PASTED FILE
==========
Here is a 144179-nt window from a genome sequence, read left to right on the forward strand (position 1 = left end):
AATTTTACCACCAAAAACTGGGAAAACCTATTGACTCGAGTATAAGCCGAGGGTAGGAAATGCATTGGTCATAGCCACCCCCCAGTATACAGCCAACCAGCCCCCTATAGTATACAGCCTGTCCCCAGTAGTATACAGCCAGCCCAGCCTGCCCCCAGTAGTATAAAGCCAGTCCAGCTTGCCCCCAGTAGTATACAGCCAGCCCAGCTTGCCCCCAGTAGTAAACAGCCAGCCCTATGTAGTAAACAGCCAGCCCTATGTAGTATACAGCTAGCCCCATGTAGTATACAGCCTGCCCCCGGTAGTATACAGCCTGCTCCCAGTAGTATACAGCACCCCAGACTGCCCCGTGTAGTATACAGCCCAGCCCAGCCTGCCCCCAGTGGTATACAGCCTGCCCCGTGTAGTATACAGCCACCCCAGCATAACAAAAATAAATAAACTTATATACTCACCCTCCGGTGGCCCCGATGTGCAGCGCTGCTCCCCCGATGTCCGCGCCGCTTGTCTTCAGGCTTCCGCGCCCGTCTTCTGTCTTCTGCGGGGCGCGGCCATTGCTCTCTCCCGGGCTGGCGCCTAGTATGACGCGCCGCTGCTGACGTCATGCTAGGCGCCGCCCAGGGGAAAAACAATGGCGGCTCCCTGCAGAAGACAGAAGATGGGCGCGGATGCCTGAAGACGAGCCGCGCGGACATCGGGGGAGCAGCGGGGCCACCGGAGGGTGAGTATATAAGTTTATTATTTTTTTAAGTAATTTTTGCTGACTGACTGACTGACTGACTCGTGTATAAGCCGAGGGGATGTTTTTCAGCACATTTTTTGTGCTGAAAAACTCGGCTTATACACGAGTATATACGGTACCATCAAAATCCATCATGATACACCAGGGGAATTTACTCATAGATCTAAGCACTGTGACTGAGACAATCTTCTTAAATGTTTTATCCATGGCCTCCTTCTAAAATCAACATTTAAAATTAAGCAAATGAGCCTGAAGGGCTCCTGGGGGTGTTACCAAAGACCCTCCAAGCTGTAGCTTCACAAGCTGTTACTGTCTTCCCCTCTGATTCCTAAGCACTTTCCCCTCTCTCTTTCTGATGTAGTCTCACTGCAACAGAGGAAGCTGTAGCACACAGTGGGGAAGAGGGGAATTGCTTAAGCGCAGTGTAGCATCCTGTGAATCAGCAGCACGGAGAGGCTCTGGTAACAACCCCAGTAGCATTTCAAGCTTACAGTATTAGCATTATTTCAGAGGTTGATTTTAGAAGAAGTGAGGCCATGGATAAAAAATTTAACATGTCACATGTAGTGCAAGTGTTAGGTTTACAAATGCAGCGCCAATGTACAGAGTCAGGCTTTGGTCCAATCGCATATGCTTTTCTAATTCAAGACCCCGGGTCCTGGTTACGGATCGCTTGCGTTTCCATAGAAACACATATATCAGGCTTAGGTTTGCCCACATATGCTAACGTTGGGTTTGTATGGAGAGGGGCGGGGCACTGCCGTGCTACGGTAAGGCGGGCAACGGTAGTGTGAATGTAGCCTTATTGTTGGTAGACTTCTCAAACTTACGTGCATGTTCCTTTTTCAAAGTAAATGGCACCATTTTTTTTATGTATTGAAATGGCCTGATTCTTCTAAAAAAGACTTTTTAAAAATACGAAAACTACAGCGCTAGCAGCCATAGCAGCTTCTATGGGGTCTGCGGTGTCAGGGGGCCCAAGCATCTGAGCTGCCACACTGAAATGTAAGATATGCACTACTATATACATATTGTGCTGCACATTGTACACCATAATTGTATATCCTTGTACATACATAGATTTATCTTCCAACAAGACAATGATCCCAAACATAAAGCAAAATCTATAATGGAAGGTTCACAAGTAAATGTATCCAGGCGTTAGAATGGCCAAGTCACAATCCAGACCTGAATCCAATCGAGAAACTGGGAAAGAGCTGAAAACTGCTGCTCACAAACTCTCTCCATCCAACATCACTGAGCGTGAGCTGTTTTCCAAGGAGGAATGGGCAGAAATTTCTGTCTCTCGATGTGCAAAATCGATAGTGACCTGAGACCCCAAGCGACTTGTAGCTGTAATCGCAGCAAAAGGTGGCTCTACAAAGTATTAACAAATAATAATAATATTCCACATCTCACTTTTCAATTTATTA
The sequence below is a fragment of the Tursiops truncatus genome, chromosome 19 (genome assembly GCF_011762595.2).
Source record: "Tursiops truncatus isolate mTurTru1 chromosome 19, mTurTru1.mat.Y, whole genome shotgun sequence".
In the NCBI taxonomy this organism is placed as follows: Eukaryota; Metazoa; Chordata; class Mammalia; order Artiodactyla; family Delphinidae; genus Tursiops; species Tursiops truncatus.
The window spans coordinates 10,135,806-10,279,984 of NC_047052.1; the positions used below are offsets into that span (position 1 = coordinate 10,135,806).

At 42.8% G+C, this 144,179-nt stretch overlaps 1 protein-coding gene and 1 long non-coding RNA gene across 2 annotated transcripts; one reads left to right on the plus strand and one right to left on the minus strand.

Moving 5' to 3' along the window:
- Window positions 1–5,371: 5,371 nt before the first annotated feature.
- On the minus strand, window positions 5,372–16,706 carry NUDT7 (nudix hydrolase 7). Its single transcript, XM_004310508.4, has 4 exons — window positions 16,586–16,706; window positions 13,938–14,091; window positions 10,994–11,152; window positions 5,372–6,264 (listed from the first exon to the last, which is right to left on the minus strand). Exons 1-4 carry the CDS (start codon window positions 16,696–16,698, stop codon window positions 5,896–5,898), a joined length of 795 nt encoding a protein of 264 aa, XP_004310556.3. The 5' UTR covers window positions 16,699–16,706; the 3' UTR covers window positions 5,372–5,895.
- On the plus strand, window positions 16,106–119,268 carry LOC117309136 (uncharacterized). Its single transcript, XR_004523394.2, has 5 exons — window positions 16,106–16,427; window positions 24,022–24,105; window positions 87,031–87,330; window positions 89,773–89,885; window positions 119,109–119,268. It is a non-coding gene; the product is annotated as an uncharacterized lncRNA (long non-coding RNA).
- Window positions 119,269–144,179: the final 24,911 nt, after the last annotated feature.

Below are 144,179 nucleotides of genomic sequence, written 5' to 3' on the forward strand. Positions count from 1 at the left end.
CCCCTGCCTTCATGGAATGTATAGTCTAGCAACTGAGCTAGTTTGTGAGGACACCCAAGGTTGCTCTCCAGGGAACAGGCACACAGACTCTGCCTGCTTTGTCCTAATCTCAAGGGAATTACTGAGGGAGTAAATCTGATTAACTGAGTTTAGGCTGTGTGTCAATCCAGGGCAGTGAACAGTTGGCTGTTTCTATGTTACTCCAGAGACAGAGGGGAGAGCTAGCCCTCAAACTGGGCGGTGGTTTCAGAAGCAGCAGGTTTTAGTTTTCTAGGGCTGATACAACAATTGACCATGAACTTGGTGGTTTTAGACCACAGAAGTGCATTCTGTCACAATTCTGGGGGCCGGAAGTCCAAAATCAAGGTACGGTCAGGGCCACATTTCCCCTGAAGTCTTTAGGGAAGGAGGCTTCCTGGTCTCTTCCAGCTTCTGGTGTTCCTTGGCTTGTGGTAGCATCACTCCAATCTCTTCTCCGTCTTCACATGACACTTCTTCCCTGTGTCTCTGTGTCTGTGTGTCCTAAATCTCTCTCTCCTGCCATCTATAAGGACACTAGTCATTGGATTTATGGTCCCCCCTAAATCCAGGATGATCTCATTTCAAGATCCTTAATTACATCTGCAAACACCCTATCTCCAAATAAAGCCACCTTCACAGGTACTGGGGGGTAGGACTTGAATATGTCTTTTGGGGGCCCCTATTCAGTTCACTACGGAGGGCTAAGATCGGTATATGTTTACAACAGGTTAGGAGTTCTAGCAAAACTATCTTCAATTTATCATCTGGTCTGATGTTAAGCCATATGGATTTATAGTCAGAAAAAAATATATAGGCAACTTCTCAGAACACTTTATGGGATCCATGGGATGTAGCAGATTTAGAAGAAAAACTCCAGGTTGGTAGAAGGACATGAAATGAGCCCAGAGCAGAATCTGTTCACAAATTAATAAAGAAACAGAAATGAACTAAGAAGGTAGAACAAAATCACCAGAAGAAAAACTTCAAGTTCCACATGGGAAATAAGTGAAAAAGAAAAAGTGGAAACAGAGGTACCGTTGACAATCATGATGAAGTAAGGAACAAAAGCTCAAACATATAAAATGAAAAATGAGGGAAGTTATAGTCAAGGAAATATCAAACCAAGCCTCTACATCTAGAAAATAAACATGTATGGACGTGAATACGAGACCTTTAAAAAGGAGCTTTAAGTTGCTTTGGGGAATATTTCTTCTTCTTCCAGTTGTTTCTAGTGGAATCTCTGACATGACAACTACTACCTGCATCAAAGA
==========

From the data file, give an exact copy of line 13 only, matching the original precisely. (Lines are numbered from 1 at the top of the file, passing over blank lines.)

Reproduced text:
Below are 144,179 nucleotides of genomic sequence, written 5' to 3' on the forward strand. Positions count from 1 at the left end.